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In Conversation

J.C. Hallman with Lydia Moland

Hallman has also embedded Anarcha’s story in gloriously rich detail from the nineteenth century, ranging from comet showers to train derailments to international espionage in the court of Louis Napoleon. That panorama alone makes the book a riveting read. But despite the scope and the glitter, Hallman never allows us to lose sight of Anarcha: her exploitation, her humanity, the embodied Black womanhood that left her so exposed to others’ whims and schemes. Hallman’s novelistic writing and brisk pacing had me eagerly turning pages, alternately aghast at and elevated by this story of human depravity, ambition, resilience, and vulnerability. It is surely one of the most important books of the year, and certainly among the most compelling.

Domenico Starnone’s The House on Via Gemito

In his homeland, Domenico Starnone⎯born and raised in Naples⎯may have enjoyed his greatest success with The House on Via Gemito. He’s formidably productive, also a journalist and screenwriter, but this 2001 novel took home the Strega, Italy’s highest honor. Now it’s at last out in English, and if you ask me, the book deserves more of the same.

Lorrie Moore’s I Am Homeless If This Is Not My Home

Of course, Moore’s trademark precision prose works throughout to move the story forward and ensure the reader is both laughing and crying—warning: this is a deeply emotional read.

Emma Cline’s The Guest

Everything in Emma Cline’s latest novel The Guest is so green. The impression of trees outside the open window of a sports car, traveling from private property to private property.The shrubs on the dunes. The pastel gelato. The soup. The tint of a woman’s expensive-looking sunglasses, their designer’s name kept hidden. The lawns, the lawns, the lawns.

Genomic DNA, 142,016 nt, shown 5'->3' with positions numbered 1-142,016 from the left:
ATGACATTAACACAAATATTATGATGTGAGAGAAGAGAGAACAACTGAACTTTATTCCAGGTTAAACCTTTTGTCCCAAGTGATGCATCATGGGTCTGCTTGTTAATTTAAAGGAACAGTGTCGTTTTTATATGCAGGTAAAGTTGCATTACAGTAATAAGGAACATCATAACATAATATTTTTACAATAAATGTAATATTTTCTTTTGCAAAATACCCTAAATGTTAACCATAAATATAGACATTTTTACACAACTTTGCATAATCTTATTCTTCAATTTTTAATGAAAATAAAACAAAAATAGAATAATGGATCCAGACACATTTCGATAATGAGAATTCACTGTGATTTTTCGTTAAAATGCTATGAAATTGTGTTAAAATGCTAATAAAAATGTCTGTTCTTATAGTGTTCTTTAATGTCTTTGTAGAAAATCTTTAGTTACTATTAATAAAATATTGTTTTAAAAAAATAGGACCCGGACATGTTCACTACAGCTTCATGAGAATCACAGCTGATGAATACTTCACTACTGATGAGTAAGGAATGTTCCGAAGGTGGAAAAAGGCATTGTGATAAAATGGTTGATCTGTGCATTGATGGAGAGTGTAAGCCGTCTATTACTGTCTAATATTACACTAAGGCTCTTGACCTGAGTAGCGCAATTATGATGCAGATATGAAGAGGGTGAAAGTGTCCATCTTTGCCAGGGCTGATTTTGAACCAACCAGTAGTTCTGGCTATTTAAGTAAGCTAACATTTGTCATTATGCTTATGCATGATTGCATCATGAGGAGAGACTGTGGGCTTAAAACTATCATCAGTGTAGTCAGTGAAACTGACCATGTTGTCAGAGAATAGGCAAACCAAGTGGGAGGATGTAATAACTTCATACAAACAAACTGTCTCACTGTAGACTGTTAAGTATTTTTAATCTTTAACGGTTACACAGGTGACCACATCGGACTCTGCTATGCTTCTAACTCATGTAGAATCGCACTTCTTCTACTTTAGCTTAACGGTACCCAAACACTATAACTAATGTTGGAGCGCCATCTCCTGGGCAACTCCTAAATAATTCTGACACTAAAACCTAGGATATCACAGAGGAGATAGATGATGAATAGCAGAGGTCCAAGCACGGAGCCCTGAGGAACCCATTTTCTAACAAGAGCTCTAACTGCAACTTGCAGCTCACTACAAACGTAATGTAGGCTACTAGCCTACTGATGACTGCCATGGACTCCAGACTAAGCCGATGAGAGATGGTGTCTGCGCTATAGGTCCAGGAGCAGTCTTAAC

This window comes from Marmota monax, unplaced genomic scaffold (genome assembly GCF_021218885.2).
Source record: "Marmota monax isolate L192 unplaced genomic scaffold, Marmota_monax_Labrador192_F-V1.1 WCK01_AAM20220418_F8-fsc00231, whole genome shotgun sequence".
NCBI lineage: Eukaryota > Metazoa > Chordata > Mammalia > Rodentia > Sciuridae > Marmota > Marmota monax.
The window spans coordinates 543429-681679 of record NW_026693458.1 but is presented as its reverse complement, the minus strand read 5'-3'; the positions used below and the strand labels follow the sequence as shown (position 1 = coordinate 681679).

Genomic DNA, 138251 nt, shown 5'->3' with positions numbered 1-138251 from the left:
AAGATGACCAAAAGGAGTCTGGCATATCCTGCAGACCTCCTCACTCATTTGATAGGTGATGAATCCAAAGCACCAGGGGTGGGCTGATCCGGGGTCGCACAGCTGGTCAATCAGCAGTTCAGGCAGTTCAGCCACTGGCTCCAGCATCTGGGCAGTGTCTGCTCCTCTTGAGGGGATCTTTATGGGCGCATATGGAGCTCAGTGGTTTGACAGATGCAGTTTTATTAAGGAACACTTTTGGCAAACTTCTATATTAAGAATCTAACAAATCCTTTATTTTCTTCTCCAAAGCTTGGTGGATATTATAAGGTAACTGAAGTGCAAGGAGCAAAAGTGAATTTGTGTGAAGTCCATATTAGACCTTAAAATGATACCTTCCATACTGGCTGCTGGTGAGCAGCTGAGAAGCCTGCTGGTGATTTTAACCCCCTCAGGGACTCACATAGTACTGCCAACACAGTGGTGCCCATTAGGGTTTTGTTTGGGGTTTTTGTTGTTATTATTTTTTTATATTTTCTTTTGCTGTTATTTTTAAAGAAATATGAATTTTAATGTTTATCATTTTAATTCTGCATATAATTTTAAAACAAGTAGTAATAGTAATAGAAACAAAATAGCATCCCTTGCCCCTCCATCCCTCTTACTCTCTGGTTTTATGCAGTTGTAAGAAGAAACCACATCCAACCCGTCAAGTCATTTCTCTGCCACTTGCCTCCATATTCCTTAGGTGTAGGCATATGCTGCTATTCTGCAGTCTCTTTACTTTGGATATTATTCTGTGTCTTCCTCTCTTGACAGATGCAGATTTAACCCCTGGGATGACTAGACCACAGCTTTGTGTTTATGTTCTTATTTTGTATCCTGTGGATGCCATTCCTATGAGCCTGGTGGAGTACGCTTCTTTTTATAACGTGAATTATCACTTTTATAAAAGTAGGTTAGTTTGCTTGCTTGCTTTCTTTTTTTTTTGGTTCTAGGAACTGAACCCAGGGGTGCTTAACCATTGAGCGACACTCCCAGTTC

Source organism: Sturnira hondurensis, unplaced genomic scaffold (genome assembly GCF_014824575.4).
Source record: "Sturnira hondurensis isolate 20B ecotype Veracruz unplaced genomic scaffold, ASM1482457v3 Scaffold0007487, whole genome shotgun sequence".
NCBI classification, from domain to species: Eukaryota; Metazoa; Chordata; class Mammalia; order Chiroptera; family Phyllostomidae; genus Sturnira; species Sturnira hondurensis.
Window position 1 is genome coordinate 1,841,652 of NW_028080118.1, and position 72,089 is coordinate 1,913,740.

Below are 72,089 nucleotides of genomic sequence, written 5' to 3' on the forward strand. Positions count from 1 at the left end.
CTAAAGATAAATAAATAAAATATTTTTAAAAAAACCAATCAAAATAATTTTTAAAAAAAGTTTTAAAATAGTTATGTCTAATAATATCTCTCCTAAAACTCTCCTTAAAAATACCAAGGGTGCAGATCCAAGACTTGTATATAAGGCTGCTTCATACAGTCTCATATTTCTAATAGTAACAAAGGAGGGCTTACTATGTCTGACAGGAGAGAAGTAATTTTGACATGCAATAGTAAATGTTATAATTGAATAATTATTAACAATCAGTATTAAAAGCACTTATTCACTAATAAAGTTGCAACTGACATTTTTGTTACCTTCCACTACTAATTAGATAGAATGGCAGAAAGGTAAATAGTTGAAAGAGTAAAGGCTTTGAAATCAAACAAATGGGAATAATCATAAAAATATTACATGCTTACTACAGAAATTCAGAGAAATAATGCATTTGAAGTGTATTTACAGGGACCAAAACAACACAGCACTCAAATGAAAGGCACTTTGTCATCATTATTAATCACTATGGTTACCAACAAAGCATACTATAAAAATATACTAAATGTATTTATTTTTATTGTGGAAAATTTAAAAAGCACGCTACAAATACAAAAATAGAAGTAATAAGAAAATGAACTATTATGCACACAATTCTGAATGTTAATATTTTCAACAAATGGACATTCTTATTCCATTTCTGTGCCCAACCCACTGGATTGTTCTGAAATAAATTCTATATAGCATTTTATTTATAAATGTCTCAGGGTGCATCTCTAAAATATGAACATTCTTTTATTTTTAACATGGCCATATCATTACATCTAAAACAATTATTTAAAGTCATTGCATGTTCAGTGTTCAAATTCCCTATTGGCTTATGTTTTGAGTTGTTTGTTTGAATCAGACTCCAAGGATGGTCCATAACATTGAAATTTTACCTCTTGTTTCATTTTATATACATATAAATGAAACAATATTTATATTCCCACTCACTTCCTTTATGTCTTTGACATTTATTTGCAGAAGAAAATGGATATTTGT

In Conversation

Giada Scodellaro with Julia Brown

“Sometimes I want a moment of recklessness, or something altogether new,” the main character of the story “Hangnails, and Other Diseases” declares. Some of Them Will Carry Me, the debut story collection by Giada Scodellaro offers readers both; Scodellaro’s narrative precision and control excavate the epic from small moments. Again and again, the stories entreat: Do not be fooled by the seemingly mundane.

Brandon Taylor’s The Late Americans

Brandon Taylor has a lot to say about truth. The characters in his new novel, The Late Americans, descend on Iowa City, home of the fabled University of Iowa Writers’ Workshop MFA program—an intentional setting for Taylor’s exploration of voyeurism, communication, and, yes, truth, in today’s America. In its opening, Taylor tosses the reader into a live workshop debate on the merits of poems that center trauma—its buried question being, “Whose voice is an authority? Whose experiences spur truth—yours or mine?”

In Conversation

Tembe Denton-Hurst with Naomi Elias

In her debut novel, Homebodies, Tembe Denton-Hurst—a staff writer at New York Magazine’s The Strategist who covers beauty and books—explores the way a layoff can either spell death or rebirth.

Greg Marshall’s Leg: The Story of a Limb and the Boy Who Grew from It

Greg Marshall was nearly thirty when he found out he’d had cerebral palsy for his entire life. Told as a child that he had “tight tendons”—one of several phrases he would repeat when questioned about the way he moved—in Leg: The Story of a Limb and the Boy Who Grew from It, Marshall explores the winding road to becoming aware of his diagnosis.

Henry Hoke’s Open Throat